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Dive into Hydroponics

When you grow your own food in an attempt to sever ties with big agriculture and the mega grocery stores that sell their wares, you sometimes have to get a little creative. The traditional way to produce food is to put seeds in the dirt, water them, allow them to get sun, and wait for your food to grow. But, there is another way to go about getting your vegetables: hydroponics.

What is hydroponics?

Hydroponics is a type of hydroculture. Hydroculture is growing plants without soil. In hydroponics, plants are grown in water with a nutrient solution that provides the minerals that they normally get from soil. Hydroponically grown plants may have their roots directly in the water or anchored by an inert medium like gravel, diatomaceous earth, clay, perlite, or coconut husk.

The discovery that eventually led to hydroponics occurred in the 1700s. Scientists found that plants absorb nutrients as ions dissolved in water. When plants grow in soil, the nutrients are only absorbed by roots when there is water available. The soil itself contributes nothing to the process of absorption. For this reason, just about any plant can be grown without any soil at all as long as adequate nutrients are provided in the growing medium.

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What are the benefits of growing hydroponically?

As with any gardening technique, there are both pros and cons to hydroponics. On the plus side:

Are there any disadvantages to using hydroponics?

The advantage list outweighs the disadvantage list, but hydroponics is certainly not a perfect technique. To get started in hydroponics, you will need to invest time and money in equipment and learning how to use it. You also risk killing your plants quickly if anything goes wrong. Out in the garden, your plants have a better chance of survival, but in a hydroponic set up, they are completely reliant on you to get it right. Although in general hydroponic plants are less susceptible to diseases and pests, they are vulnerable to fungal infections because of the moisture levels.

Should you use a solution culture or a medium culture?

There are two main ways of growing plants hydroponically: with a medium on which the roots grow, or without. Without a medium, the roots of the plant go directly into the nutrient solution. Solution culture can be further broken down into static and continuous-flow types. For a static culture, the plants grow in containers full of nutrient solution. These could be glass jars, plastic tubs, buckets, or some other type of container. The roots are partially in the nutrient solution and partially exposed to the air to ensure they get enough oxygen. For a continuous-flow solution culture, a pump circulates the nutrient solution so that it constantly flows past the plants’ roots. Although the equipment is more complex, the continuous-flow method produces a greater harvest.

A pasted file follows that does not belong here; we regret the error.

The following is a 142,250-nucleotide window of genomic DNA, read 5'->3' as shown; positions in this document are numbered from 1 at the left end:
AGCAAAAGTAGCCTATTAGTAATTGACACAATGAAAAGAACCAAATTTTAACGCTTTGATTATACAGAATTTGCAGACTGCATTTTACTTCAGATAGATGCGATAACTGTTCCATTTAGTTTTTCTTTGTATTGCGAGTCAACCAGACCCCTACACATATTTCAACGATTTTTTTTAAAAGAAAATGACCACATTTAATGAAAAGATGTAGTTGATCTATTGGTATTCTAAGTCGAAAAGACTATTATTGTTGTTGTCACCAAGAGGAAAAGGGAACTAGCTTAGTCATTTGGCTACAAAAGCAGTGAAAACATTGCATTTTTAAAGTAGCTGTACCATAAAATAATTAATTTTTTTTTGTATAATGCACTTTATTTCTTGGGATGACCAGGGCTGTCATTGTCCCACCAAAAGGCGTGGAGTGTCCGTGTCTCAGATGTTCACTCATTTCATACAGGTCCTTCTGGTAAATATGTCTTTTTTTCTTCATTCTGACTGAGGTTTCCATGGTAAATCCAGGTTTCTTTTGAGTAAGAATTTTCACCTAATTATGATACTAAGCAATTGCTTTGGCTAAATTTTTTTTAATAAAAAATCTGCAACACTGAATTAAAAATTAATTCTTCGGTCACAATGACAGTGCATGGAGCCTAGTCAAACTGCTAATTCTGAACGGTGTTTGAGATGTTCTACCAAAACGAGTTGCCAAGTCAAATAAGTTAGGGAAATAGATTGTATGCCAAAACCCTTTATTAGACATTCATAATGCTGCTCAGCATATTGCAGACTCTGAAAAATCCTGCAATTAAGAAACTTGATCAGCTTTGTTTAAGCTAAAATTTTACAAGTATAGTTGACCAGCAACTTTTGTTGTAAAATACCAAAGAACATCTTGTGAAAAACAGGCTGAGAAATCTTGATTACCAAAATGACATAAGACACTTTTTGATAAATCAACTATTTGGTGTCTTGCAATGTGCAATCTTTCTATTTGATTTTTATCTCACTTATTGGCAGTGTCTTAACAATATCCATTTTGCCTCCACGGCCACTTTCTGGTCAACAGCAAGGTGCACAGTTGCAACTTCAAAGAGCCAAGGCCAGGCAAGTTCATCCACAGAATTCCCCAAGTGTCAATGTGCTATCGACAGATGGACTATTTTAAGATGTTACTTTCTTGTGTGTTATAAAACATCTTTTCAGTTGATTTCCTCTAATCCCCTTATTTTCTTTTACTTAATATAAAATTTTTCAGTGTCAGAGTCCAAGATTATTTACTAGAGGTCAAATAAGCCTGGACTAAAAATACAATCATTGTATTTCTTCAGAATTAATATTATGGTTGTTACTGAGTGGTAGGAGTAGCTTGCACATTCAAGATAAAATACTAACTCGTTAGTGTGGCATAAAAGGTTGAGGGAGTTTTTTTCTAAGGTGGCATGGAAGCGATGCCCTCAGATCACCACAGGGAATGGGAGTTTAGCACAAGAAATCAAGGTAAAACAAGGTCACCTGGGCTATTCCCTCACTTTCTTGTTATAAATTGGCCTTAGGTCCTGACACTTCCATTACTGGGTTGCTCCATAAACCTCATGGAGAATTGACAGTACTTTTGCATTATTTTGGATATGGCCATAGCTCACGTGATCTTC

Medium culture hydroponics involves anchoring the roots in some type of inert medium. This technique uses the capillary action of the medium to get the nutrient solution to the roots. In other words, the medium absorbs the nutrient solution and transfers it to the roots. Advantages of using a medium include giving the roots a structure on which to grow, providing the roots with adequate oxygen, and reducing the chances of root rot developing.

What are the choices for a growing medium?

You have many different choices when it comes to selecting a medium for hydroponics. They differ in terms of porosity, ability to absorb water and nutrients, water retention, and cost.

What about the nutrients?

To grow your hydroponic plants, the nutrient solution is essential. You must provide the same nutrients that are found in soil. You can create your own solution by mixing chemicals into water until you get the right ratio, but this is not easy. You need to find the right recipe, the ingredients, and mix them together correctly. It is possible to make your own, but it is much easier to by a premade nutrient mixture from a hydroponics supply store. These typically come in a concentrated form, and you measure a certain amount into your water.

Another important aspect of your nutrient solution is the pH level. For hydroponics, the water should be between 5.8 and 6.8, with 6.3 being the ideal reading. You should test your solution weekly with a simple pH meter or testing strips and adjust accordingly to maintain the right level of acidity.

Your nutrient solution is just the right environment for algal growth. To avoid it, use a container that is opaque, or wrap a clear container in black tape to keep light from penetrating the water.

Should you make or build your hydroponic system?

That depends on your ability level, your tool availability, and the amount of time you have to spend on a project. If you have the time and the inclination, make your own. You can find plenty of designs and directions for building a hydroponic system online and in books on the subject. By making your own, you get to control every aspect of your system and save money. You can use spare bits of materials you have lying around to construct an inexpensive system. Of course, if you can’t even make a birdhouse, you probably will struggle to build your own system. Hydroponic suppliers are easy to find, and, depending on where you live, there may even be a brick and mortar store not too far from you. At the least, you should be able to find a variety of system for purchase online.

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